The U.S. Department of the Air Force announced June 4 plans to use commercial rockets for airdropping cargo virtually anywhere in the world within minutes.
On Friday, the service press release said that the designation of Rocket Cargo as the fourth Vanguard program as part of its transformational science and technology portfolio identified in the DAF 2030 Science and Technology strategy for the next decade. Additionally, the U.S. Space Force was designated as the lead service for Rocket Cargo Vanguard, marking the service’s first such program.
The U.S. Air Force wants Congress to cough up $47.9 million to fund a new transport concept for sending supplies and equipment across the Earth in under one hour—via a quick trip through space.
Under the Rocket Cargo Vanguard, the Air Force Research Laboratory will lead a science and technology effort to determine the viability and utility of using large commercial rockets for Department of Defense global logistics, potentially expanding the portfolio of capabilities the USSF presents to combatant commanders. The Space and Missile Systems Center will serve as the Program Executive Officer.
AFRL will research and develop the unique aspects needed to leverage the new commercial capability for the DoD logistics mission. This includes the ability to land a rocket on a wide range of non-traditional materials and surfaces, including at remote sites. In addition, AFRL scientists and engineers will research the ability to safely land a rocket near personnel and structures, engineer a rocket cargo bay and logistics for rapid loading and unloading, and air drop cargo from the rocket after re-entry in order to service locations where a rocket or aircraft cannot possibly land.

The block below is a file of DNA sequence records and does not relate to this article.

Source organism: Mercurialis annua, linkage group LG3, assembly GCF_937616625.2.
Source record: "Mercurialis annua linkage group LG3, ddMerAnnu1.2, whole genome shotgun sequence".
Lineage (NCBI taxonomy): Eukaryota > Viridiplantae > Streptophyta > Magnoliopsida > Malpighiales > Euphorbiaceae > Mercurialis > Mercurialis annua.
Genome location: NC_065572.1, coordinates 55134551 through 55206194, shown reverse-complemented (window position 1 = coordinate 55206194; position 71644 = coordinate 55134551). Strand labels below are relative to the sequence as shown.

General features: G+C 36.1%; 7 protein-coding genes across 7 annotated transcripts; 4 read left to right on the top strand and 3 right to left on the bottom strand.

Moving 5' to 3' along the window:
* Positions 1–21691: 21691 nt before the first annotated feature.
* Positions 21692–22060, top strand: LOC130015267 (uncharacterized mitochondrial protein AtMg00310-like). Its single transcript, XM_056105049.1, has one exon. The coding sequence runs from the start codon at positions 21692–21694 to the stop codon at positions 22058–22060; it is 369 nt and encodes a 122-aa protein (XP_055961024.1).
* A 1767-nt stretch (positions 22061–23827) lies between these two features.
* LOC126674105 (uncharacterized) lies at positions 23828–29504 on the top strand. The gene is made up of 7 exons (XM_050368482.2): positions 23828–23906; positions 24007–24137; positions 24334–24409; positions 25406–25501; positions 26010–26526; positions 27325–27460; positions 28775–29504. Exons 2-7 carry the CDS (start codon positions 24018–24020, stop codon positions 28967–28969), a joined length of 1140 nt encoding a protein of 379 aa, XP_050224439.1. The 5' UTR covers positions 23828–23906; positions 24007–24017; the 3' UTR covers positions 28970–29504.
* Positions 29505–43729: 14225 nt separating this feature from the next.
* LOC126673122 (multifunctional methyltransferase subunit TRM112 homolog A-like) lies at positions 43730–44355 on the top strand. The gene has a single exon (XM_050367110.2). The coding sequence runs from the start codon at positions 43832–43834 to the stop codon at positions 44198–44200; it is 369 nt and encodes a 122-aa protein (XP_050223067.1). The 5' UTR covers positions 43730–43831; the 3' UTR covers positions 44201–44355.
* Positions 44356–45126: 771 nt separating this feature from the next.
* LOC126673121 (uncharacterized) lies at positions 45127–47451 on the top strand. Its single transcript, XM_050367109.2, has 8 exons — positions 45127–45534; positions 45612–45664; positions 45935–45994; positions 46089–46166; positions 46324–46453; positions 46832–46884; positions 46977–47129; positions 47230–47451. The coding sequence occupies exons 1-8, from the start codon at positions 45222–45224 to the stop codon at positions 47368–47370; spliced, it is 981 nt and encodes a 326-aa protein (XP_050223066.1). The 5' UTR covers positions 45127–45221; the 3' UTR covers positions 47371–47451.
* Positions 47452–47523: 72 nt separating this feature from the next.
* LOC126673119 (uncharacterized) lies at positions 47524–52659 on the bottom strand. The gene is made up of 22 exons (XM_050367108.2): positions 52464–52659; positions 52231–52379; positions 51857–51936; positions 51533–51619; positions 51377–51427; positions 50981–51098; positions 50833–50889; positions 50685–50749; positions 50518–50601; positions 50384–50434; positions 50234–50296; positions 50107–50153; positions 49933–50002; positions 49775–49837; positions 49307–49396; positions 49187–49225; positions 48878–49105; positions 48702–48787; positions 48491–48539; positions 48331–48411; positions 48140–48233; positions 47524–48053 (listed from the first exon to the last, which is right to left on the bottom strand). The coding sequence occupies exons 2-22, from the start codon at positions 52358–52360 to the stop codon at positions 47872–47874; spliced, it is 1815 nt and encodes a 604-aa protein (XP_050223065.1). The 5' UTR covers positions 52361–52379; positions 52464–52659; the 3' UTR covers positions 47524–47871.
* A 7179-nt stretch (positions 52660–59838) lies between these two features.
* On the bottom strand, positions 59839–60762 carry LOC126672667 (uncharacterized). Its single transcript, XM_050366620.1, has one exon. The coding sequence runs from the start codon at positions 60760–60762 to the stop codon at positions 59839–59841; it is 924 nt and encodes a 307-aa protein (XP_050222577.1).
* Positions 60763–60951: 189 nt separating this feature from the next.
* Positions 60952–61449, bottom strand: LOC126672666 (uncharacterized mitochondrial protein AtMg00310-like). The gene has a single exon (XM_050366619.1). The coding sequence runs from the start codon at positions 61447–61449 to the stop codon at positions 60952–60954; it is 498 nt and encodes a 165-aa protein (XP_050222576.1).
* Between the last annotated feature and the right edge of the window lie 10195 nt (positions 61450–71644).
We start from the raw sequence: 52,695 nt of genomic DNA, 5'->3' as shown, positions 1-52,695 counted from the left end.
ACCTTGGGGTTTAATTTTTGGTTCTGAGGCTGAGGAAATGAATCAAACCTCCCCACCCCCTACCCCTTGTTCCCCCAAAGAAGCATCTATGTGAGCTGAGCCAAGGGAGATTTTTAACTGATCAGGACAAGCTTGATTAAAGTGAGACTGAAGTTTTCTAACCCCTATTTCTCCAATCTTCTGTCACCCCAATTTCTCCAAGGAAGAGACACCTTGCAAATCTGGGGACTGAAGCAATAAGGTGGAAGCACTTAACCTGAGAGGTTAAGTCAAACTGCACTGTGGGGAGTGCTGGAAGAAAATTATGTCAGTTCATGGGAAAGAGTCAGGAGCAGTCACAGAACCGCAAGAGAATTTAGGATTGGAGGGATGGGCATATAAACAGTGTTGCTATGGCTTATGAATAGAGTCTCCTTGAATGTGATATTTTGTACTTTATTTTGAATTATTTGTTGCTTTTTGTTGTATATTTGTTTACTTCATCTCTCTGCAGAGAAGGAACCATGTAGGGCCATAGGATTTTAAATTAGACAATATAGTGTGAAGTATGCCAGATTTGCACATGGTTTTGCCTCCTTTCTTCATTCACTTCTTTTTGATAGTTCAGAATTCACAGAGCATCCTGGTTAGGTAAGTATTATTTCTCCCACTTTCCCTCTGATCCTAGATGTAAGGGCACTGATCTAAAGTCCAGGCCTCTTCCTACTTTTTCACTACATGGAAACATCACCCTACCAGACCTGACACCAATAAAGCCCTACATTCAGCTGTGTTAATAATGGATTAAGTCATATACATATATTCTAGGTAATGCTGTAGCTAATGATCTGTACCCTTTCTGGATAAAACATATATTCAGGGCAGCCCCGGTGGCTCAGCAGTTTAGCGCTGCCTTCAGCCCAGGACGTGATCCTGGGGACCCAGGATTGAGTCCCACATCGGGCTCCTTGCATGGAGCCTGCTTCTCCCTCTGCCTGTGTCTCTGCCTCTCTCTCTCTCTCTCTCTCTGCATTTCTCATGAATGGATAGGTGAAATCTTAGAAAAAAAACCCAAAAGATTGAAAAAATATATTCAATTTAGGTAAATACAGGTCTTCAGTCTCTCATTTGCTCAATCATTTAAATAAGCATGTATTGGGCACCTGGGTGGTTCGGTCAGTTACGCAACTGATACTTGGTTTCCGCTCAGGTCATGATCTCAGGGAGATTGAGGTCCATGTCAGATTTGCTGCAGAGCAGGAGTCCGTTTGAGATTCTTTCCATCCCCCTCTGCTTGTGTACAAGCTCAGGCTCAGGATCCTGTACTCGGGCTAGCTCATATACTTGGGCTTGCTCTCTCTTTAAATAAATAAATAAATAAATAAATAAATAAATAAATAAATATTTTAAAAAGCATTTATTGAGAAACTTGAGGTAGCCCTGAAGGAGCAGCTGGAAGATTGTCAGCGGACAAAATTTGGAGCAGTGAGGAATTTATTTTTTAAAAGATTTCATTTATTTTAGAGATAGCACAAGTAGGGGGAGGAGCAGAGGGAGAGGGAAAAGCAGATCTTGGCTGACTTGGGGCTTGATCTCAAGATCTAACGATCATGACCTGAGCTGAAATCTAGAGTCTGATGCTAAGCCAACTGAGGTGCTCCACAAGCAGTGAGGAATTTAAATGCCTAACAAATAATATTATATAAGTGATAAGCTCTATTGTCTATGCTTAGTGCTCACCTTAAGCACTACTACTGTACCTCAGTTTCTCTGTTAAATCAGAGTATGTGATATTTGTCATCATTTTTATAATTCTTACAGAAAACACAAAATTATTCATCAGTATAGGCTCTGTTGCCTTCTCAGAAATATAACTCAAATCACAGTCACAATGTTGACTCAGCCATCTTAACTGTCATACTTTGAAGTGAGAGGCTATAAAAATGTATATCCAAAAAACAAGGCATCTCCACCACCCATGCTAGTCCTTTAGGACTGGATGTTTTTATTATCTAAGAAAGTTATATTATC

“The Air Force has provided rapid global mobility for decades and Rocket Cargo is a new way the Department can explore complementary capabilities for the future,” said Acting Secretary of the Air Force John Roth. “Vanguard initiatives lead to game-changing breakthroughs that preserve our advantage over near-peer competitors, and this latest addition is also a significant milestone as the first Vanguard evaluated under the Space Force’s oversight.”
Based on the advertised commercial capability and business objectives, the AFRL is currently assessing emerging rocket capability across the commercial vendor base, and its potential use for quickly transporting DoD materiel to ports across the globe.
“The Rocket Cargo Vanguard is a clear example of how the Space Force is developing innovative solutions as a service, in particular the ability to provide independent options in, from, and to space,” said Chief of Space Operations Gen. John W. “Jay” Raymond. “Once realized, Rocket Cargo will fundamentally alter the rapid logistics landscape, connecting materiel to joint warfighters in a fraction of the time it takes today. In the event of conflict or humanitarian crisis, the Space Force will be able to provide our national leadership with an independent option to achieve strategic objectives from space.”